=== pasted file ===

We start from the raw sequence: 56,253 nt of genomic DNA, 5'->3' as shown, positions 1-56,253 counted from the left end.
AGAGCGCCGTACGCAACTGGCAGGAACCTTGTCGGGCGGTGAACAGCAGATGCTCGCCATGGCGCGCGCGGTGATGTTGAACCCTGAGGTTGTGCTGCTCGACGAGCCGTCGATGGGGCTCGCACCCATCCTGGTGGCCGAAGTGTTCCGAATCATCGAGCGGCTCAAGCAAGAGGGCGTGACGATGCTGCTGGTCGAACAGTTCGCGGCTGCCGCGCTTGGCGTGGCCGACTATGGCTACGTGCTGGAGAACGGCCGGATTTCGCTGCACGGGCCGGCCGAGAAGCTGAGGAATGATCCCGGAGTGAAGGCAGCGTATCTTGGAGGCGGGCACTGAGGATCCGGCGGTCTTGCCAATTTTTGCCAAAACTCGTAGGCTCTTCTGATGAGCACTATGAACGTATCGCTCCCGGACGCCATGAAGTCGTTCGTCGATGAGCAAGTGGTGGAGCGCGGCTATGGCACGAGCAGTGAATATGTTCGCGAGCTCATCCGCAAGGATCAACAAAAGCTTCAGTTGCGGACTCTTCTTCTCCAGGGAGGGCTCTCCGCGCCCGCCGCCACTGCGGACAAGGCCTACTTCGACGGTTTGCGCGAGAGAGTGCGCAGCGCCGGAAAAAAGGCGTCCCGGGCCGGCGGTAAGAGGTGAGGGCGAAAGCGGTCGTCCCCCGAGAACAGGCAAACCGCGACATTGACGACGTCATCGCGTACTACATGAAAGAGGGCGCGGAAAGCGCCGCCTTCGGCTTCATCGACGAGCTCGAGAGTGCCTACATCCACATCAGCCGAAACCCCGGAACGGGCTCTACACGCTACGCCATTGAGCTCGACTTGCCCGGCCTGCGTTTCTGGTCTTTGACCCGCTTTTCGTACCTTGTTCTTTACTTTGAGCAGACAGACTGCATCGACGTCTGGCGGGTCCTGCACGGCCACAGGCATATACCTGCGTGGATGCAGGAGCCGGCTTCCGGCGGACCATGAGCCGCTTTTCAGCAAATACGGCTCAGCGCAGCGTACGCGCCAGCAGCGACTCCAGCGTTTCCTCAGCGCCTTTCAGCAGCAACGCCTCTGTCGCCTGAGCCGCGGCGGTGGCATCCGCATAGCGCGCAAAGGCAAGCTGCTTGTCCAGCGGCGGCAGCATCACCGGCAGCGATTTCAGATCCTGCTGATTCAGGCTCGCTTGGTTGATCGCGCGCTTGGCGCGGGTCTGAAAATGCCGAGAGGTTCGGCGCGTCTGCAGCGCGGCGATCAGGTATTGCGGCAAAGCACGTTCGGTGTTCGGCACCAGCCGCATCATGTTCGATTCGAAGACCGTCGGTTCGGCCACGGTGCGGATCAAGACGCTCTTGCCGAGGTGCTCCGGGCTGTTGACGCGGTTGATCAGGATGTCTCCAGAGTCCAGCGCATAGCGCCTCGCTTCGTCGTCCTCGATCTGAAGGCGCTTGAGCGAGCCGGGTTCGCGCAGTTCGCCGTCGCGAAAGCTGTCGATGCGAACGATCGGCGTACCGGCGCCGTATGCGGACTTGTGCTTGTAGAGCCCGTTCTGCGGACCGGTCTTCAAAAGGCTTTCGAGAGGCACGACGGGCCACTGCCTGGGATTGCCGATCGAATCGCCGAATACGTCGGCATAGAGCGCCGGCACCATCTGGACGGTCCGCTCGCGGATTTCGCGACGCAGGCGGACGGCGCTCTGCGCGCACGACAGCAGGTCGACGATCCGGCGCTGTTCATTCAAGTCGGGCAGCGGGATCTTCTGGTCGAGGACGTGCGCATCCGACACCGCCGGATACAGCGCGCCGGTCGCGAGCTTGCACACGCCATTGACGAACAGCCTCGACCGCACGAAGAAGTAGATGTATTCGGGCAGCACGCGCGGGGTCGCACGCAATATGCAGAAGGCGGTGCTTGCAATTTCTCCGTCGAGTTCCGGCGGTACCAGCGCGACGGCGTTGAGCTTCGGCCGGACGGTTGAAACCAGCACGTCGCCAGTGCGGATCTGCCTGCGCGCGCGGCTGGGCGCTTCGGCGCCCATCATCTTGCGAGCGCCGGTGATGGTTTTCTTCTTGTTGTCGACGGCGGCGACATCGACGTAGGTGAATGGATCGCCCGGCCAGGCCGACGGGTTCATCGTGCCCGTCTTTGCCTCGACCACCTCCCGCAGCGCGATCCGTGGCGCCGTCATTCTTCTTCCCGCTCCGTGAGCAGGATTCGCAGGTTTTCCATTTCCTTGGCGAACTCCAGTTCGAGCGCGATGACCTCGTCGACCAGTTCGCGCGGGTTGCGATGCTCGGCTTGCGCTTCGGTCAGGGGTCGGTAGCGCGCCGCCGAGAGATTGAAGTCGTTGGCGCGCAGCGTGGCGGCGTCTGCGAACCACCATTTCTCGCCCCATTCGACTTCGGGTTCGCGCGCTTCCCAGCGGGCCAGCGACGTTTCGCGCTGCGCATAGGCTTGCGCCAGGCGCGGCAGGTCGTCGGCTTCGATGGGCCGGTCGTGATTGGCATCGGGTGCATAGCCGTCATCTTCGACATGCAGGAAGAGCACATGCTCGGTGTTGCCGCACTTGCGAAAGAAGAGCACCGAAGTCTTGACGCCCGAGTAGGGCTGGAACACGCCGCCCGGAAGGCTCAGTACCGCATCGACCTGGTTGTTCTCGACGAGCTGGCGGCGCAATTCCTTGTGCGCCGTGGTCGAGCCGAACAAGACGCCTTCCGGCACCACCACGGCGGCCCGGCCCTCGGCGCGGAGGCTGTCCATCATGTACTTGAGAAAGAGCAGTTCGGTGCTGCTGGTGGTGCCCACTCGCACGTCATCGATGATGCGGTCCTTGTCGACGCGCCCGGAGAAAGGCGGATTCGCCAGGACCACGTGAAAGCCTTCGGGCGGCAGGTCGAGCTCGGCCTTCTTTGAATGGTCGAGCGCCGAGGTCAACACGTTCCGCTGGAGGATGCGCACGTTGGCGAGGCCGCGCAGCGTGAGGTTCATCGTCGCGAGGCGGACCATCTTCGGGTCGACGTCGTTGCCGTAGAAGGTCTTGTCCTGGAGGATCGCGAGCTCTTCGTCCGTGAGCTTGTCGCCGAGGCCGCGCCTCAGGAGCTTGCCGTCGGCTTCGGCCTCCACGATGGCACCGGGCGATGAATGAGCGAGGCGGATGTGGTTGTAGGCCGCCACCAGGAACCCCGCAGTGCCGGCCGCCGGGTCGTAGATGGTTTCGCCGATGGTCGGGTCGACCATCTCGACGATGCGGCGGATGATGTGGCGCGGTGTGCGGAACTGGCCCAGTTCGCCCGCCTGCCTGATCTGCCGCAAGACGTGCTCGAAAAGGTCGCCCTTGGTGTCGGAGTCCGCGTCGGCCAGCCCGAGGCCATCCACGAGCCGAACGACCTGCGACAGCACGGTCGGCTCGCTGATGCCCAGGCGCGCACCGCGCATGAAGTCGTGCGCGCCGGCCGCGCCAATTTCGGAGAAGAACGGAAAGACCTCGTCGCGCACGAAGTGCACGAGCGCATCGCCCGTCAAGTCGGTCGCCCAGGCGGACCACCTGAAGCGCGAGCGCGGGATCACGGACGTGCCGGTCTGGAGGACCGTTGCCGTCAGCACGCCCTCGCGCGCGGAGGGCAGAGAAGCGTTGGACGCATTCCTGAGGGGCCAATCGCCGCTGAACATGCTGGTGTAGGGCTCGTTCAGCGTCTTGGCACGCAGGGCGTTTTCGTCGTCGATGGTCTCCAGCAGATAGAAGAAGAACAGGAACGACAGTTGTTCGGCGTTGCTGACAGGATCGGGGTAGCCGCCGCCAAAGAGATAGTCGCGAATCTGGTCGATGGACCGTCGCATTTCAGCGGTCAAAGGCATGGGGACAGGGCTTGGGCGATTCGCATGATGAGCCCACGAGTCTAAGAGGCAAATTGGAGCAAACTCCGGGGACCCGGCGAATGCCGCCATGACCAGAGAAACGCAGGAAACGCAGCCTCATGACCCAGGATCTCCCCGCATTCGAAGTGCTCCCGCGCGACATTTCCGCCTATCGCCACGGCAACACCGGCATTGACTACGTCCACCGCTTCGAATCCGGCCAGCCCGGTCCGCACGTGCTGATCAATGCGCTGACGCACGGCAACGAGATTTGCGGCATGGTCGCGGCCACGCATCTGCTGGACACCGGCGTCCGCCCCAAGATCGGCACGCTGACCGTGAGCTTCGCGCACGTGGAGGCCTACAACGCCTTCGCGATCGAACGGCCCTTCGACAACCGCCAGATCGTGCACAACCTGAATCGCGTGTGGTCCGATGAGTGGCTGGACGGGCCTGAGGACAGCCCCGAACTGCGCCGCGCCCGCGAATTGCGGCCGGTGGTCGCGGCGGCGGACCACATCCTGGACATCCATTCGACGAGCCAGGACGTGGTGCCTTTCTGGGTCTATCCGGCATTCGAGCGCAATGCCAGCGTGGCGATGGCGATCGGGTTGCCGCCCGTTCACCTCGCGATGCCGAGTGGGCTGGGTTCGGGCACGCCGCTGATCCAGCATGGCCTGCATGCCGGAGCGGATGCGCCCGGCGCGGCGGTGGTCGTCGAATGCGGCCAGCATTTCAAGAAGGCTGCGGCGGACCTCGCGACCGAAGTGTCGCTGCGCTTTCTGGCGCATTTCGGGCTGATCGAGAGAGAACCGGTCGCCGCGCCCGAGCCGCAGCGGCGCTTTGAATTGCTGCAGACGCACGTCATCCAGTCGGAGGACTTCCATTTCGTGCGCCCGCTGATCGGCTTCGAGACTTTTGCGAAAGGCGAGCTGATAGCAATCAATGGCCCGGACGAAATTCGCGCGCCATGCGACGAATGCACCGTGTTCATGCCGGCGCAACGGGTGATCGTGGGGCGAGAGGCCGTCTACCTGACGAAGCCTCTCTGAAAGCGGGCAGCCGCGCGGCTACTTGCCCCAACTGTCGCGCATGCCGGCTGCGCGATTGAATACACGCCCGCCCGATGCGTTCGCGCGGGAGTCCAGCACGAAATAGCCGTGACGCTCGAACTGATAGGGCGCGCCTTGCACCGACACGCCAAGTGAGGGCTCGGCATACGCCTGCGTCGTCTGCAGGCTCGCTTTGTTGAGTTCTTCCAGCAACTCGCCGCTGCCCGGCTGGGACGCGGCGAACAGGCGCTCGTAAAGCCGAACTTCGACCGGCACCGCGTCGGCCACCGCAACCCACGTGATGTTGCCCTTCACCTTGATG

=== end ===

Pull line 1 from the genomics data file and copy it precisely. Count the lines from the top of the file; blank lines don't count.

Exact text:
We start from the raw sequence: 56,253 nt of genomic DNA, 5'->3' as shown, positions 1-56,253 counted from the left end.